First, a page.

Two members of the Anderson County Operations Committee have some specific concerns they want addressed during the Anderson County Operations Committee meeting at 6 p.m. Monday, May 13.
One of those concerns is the timing of how American Medical Response (AMR) was brought into the discussion of providing EMS services to Anderson County.
Chairman of the Operation Committee District Four Commissioner Tim Isbel questioned the way AMR was put on the Operations’ agenda.
“I was told it was a last-second idea,” Isbel said in an e-mail when asked about the AMR presentation next Monday. “But AMR has already made out paperwork and even made the statement that they had three minutes to speak, they had a much more prepared presentation.”
Any citizen or person is given three minutes to address County Commission and, presumably, its committees.
“I think everyone has the right to speak, just as we do (commissioners), that any citizen or person has the right to speak about anything not on the agenda,” Isbel said.
The AMR presentation was a “last-second” addition after the committee deadline, Isbel noted.
Isbel also noted that he, Chairman of the Operations Committee, was not told about the presentation until after it was added — even though several commissioners knew AMR was going to be added.
With the way the situation was presented, Isbel asked, “Is this the way they do business?”
Isbel added, “My opinion is that the taxpayers of Anderson County are the owners of EMS and we should hold public meetings to prepare documents and notify our local news authority about this topic.”
Isbell said he plans on having a discussion with AMR representatives before the May 13 meeting to get a better understanding about AMR’s presentation.
For District Three Commissioner Josh Anderson, a member of the Operations Committee, the concerns revolve around concerns that have been voiced to him by the residents of District Three.
“Here’s the crux of what I’m wanting to find out at Operations: Will AMR be staging ambulances along the county lines and give priority to Knoxville and the surrounding urban areas because that’s where the business is,” Anderson answered via e-mail.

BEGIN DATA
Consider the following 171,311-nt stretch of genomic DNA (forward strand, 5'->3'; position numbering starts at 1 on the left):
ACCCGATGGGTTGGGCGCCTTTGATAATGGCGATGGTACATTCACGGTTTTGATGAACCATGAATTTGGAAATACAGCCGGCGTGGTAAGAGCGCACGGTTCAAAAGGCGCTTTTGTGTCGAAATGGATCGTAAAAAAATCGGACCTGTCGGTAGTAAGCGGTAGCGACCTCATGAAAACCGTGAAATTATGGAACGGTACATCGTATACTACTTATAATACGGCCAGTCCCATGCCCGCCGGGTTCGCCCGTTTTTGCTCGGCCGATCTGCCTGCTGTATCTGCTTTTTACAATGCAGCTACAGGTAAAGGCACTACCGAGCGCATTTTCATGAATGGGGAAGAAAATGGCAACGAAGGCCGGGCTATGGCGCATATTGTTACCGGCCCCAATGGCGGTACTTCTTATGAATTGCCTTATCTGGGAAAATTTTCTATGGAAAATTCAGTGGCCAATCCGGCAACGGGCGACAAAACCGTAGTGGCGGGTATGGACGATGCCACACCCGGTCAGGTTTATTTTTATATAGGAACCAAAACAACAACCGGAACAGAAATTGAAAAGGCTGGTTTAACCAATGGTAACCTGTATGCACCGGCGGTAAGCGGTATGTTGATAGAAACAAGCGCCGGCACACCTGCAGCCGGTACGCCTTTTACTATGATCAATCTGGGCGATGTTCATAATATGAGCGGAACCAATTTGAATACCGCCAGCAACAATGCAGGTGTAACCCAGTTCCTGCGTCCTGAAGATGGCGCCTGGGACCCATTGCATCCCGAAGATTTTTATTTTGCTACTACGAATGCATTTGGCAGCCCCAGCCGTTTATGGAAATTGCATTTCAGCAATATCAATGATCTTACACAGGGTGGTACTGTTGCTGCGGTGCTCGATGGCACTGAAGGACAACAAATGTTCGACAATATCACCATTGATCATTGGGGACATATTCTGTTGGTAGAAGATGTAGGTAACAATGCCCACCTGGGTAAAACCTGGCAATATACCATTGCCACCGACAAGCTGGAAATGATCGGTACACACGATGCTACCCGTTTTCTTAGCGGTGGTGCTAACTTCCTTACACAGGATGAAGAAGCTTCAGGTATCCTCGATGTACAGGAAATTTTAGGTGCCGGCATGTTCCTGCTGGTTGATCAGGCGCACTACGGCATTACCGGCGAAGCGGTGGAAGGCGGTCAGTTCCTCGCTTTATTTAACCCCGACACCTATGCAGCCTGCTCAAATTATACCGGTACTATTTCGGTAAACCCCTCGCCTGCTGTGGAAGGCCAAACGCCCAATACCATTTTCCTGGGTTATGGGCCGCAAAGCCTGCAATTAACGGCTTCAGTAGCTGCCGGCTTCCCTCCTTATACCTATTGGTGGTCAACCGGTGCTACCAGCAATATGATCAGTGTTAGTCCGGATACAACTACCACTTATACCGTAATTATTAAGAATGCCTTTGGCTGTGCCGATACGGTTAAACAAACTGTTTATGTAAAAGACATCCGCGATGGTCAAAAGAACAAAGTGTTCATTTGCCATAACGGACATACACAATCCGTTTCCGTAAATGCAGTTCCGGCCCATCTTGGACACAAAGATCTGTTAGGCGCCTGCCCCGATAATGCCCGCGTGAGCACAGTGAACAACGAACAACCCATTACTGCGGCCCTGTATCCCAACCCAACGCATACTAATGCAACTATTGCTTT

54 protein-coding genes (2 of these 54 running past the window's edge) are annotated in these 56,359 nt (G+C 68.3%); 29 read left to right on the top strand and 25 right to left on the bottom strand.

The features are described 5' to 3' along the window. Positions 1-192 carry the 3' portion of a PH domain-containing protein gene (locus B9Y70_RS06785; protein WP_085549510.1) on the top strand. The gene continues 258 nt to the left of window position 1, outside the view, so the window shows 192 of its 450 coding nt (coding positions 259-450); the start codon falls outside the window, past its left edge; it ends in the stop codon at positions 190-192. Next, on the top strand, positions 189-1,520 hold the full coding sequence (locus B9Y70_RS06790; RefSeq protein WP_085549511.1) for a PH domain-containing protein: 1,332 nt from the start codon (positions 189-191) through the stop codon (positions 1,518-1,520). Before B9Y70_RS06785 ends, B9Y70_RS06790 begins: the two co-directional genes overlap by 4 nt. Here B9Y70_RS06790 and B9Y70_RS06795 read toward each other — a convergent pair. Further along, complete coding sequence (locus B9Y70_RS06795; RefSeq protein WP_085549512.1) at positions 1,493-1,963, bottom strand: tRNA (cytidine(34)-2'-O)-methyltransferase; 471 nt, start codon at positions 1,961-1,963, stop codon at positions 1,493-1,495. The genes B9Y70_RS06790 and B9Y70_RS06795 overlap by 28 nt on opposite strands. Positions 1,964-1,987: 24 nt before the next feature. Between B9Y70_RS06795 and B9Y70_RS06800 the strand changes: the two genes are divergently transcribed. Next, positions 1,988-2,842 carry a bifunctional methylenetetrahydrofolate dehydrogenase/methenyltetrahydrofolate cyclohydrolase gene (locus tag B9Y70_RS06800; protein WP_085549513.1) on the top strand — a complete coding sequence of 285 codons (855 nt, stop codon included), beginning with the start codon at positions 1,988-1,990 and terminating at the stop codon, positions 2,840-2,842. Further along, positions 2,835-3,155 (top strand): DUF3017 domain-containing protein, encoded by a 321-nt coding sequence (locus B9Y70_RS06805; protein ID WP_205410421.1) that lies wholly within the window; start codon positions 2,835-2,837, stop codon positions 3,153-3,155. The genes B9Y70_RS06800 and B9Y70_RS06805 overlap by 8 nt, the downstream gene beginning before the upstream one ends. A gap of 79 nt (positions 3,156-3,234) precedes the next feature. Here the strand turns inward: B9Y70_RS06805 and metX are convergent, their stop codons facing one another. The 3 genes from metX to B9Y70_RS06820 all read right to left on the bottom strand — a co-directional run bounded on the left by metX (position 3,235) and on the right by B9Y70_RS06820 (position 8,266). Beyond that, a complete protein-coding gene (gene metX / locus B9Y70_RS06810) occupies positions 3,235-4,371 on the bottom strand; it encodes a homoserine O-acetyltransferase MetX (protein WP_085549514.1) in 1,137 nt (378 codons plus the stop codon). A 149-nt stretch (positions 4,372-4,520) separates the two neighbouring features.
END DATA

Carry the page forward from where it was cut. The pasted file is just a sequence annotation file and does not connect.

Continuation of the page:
“Will the response times to the more frontier areas of Anderson County such as Anderson County Park in my district or New River stay the same or improve? AMR is the largest private ambulance service in the country/world so I’m not concerned about them going bankrupt, but I am hearing concerns from citizens that if Anderson County isn’t as profitable as they thought, will they want to pull out after a couple years? Will they come back and ask for a subsidy from the tax levy?
I’ll want to know if their company has any history of doing that in another communities. I’ll also want to know if we will be forefeiting our county EMS assets to AMR, or if there’s an option to lease or sell them to the company. If the county did go the private route we would have to come up with an RFP and bid this out, but AMR most likely would get the bid because of their size.
“My final concern would be regarding the employment transition of our current EMS employees. The employees currently pay into TCRS and some of them aren’t vested yet, so I would like to help develop a plan that can get those individuals become vested so they don’t lose the county’s matching portion, that may require a special private act to the state legislature, but I would want to make sure those individuals are protected. I don’t want them to feel caught in the crossfire of the political fight that the EMS issue has become in Anderson County.”